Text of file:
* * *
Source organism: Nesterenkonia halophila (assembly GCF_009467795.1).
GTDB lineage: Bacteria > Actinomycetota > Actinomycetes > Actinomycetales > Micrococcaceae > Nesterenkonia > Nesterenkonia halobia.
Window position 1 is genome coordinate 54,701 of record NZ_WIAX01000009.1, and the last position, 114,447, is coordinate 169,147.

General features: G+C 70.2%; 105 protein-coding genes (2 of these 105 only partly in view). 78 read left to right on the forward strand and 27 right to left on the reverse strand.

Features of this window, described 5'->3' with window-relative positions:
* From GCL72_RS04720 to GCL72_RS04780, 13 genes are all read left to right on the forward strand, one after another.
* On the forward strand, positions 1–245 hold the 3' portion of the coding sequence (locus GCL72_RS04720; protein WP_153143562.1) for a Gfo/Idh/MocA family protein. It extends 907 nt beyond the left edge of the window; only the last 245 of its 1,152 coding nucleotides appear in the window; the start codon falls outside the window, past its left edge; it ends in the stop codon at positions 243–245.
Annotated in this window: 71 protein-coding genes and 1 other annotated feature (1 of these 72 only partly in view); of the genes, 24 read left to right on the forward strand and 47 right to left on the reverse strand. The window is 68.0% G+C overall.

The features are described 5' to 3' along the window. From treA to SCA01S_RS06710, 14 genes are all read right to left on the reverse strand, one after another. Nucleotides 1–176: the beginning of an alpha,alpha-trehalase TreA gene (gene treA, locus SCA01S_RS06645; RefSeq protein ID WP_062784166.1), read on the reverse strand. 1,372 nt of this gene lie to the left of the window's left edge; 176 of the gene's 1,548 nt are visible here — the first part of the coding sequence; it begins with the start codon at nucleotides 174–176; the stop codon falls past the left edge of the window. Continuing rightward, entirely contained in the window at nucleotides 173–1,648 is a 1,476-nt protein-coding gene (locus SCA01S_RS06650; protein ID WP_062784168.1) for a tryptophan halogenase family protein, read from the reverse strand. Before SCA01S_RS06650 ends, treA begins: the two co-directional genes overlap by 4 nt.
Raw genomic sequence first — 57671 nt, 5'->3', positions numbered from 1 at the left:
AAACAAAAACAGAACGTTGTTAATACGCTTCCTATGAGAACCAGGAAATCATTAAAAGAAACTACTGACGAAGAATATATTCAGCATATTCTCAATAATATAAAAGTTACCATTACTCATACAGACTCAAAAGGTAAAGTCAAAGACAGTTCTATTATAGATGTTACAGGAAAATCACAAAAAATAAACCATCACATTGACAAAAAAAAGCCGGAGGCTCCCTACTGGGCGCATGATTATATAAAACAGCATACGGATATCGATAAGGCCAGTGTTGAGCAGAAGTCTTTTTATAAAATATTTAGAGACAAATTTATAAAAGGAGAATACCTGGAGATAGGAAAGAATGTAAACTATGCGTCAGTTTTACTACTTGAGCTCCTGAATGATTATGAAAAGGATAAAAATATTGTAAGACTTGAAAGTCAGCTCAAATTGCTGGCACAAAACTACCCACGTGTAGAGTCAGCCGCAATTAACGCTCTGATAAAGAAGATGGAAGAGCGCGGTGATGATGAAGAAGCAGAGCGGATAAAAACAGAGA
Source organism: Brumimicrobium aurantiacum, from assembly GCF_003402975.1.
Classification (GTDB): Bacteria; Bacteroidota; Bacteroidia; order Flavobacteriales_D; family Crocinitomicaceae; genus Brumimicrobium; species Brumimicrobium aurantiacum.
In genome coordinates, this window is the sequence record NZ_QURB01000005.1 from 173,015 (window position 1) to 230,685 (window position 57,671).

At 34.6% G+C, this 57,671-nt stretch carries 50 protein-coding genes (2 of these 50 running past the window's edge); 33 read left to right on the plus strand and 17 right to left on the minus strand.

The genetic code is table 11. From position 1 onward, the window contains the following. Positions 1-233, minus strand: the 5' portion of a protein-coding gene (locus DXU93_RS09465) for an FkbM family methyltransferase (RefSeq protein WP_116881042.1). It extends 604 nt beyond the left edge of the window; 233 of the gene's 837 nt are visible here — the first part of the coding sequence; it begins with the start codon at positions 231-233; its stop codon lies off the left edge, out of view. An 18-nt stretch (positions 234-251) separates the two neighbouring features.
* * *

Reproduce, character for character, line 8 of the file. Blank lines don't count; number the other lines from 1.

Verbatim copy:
Annotated in this window: 71 protein-coding genes and 1 other annotated feature (1 of these 72 only partly in view); of the genes, 24 read left to right on the forward strand and 47 right to left on the reverse strand. The window is 68.0% G+C overall.